It's time to fill out your bracket. With all the upsets that make March Madness so special, it might seem like numbers and analytics should take a back seat. What system could predict Lehigh over Duke as a 15 over a 2 seed last year? It seems like a better idea to revive Paul the Octopus, the famous prognosticator of the 2010 World Cup.
However, the goal is not to pick every upset. The goal is to win your pool. And analytics can give you an edge here.
There are lots of great tools out there. You may have even found our interactive bracket at The Power Rank. Based on team rankings that accurately account for strength of schedule, the bracket gives the probability for each team to advance through each round. You reveal these odds by hovering over a team name or a game node. To open this bracket in a new window, click here.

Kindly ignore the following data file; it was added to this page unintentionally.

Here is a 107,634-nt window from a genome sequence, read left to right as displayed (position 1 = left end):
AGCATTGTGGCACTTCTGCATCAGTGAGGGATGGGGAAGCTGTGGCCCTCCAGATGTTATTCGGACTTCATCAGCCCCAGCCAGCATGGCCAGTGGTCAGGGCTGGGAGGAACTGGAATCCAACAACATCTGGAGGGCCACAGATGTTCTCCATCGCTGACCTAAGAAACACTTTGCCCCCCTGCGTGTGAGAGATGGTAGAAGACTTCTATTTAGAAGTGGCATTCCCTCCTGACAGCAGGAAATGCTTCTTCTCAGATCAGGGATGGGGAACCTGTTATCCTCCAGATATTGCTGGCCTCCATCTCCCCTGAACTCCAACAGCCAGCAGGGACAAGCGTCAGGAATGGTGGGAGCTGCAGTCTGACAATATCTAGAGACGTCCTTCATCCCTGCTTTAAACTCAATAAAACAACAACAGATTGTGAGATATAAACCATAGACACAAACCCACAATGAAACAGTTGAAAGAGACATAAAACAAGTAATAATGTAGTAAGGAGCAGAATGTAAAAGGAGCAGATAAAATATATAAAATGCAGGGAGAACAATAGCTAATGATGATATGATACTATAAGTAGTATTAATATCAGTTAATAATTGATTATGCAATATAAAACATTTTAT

SB Nation's very own Amy Nelson made a documentary on this bracket last year. As part of the film, she asked me to fill our her bracket for the SB Nation pool. Her question stumped me, since it's not enough to just look at win probabilities, no matter how accurate they are. You need to find picks with value.
Let me explain.
Do not pick a champion everyone else picks
Most pools give the most points for picking the champion. You get one point for a correct selection in the round of 64, two points in the round of 32, and so on up to 32 points for the champion. With so many points available for the champion, you start filling out your bracket there.